Unfortunately, this is not an isolated case, my own review of 90 cases suggests just a 10% recovery rate Scott (2018) https://doi.org/10.1177%2F1359105318755264) . There has been a dereliction of duty by NHS England, Clinical Commissioning Groups and the National Audit Office. The British Psychological Society has rubber stamped whatever IAPT has proposed. The British Association for Behavioural and Cognitive Psychotherapy have become an IAPT mouthpiece, its’ journal CBT Today intolerant of dissent.

 

Dr Mike Scott

 

 

NICE Mental Health Guidance Fails To Address Real World Cost Effectiveness

The National Institute for Health and Clinical Care Excellence (NICE) rightly considers the results of randomised controlled trials in advocating particular psychological therapies, but has not assessed whether, as implemented, they represent an added value compared to previously available therapies. Consider a new drug that is of proven efficacy in randomised controlled trials, NICE would understandably look positively at it, but before recommending it would want to know about side effects and the proportion of people discontinuing use. However NICE seems blissfully unaware that for the psychological treatments that they recommend, when delivered in routine practice, only one half of people tolerate more than one treatment session [Improving Access to Psychological Therapies (IAPT) Annual report 2019-2020 https://files.digital.nhs.uk/B8/F973E1/psych-ther-2019-20-ann-rep.pdf,.  But they do know that there is no independent evidence of greater remission since the inception of IAPT – their silence on this point is deafening. 

 

The NICEimpact mental health document (2019) asserts, p4 ‘The IAPT programme offers NICE-recommended treatments’  for common mental health disorders in adults. No it does not and what is worse still is that NICE have never bothered to check. NICE has been simply the voice of the power holders in mental health and not the consumers.

The usual metric employed by NICE is Quality Adjusted Life Years (QUALY), as a general rule of thumb new interventions are recommended if the cost of one QUALY does not exceed £20,000. But a QUALY can only be assessed against the benchmark of the previous standard drug/service i.e there is a presumption that this is reliably known. However NICE has operated without this data, as such its recommendations on mental health and in particular on depression and the anxiety disorders are blind. Yet organisations such as IAPT (Improving Access to Psychological Therapies)   establish their legitimacy to paymasters (NHS England and Clinical Commissioning Groups) by claiming the NICE seal of approval.  NHS England and CCG’s prefer to nod to this ‘seal’ rather to enquire about IAPT’s claims, much less to set up an independent body to address the veracity of claims. This is not too surprising as there is a semi-permeable membrane between the Department of Health and service providers. Conflicts of interest have not been addressed.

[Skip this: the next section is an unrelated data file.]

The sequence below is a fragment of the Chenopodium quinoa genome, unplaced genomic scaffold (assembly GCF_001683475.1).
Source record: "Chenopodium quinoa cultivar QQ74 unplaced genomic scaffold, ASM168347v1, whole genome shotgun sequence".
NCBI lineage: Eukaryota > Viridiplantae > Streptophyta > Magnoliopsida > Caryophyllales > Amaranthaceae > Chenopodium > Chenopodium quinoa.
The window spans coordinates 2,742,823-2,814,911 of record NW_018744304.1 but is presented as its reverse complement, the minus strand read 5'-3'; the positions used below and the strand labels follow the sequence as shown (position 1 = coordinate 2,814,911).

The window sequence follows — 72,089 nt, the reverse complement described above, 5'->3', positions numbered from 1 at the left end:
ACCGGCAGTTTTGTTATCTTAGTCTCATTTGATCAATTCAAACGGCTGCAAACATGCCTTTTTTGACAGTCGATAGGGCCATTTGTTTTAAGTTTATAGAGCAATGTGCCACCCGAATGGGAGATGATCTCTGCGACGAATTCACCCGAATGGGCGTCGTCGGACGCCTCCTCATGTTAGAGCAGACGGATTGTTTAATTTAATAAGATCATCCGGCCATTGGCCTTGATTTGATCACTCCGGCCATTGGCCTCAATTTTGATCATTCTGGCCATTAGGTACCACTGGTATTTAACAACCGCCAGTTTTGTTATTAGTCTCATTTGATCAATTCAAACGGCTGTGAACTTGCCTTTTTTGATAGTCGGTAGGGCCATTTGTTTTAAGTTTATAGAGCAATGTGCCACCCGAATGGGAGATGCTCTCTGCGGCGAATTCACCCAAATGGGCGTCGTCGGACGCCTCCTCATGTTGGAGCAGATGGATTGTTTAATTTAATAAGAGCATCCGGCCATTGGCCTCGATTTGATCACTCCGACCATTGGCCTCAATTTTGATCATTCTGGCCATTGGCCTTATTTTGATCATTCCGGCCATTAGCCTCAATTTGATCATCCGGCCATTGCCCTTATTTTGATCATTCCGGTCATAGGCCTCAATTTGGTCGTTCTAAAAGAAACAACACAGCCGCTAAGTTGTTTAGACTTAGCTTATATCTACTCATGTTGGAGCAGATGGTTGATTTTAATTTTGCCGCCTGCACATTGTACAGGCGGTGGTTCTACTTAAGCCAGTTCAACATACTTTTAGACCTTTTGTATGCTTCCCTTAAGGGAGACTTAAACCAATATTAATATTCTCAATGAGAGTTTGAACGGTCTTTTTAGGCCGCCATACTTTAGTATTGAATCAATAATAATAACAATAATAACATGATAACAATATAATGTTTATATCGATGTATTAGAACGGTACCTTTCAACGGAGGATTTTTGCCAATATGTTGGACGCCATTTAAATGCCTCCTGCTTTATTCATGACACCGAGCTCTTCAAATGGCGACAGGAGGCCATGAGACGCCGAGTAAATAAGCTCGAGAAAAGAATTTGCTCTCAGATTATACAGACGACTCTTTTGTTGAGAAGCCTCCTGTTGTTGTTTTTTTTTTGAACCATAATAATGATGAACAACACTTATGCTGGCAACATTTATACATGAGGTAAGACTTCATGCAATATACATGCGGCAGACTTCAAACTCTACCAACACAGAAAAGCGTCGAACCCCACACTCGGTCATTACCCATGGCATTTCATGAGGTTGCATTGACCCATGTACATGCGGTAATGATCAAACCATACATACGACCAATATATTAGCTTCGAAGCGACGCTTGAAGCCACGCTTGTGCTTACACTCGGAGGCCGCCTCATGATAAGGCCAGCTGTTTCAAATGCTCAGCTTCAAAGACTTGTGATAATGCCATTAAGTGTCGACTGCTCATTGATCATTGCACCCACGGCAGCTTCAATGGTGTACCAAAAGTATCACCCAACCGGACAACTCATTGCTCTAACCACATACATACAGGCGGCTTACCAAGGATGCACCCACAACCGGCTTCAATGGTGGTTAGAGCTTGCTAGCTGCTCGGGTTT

Determining a QUALY with regards to mental health is not easy, but one QUALY could reasonably be interpreted as the cost of achieving the absence  of meeting diagnostic criteria for a recognised psychiatric disorder for a year for a client, following say an IAPT intervention, this would be compared with the typical cost of achieving this goal with the same type of client in pre IAPT services. But no follow up of IAPT clients has been conducted that independently tracks diagnostic status. NICE is saying more than it knows, but at whose behest?

Dr Mike Scott

IAPT’s Processes Contribute Towards Death or Injury

transcripts of tape recordings of client’s first contacts with the, UK Government funded, Improving Access to Psychological Therapies (IAPT) service, analysed by Drew et al (2021) https://doi.org/10.1016/j.socscimed.2021.113818 reveal not only steadily increasing access,  but a steadfast refusal to let clients tell the story behind their distress. The double message is ‘come to us, but we don’t want to listen to your troubles’

To quote Drew et als’ (2021) study of telephone-guided low intensity IAPT communications:

We show the ways in which the lack of flexibility in adhering to a system-driven structure can displace, defer or disrupt the emergence of the patient’s story, thereby compromising the personalisation and responsiveness of the service’

and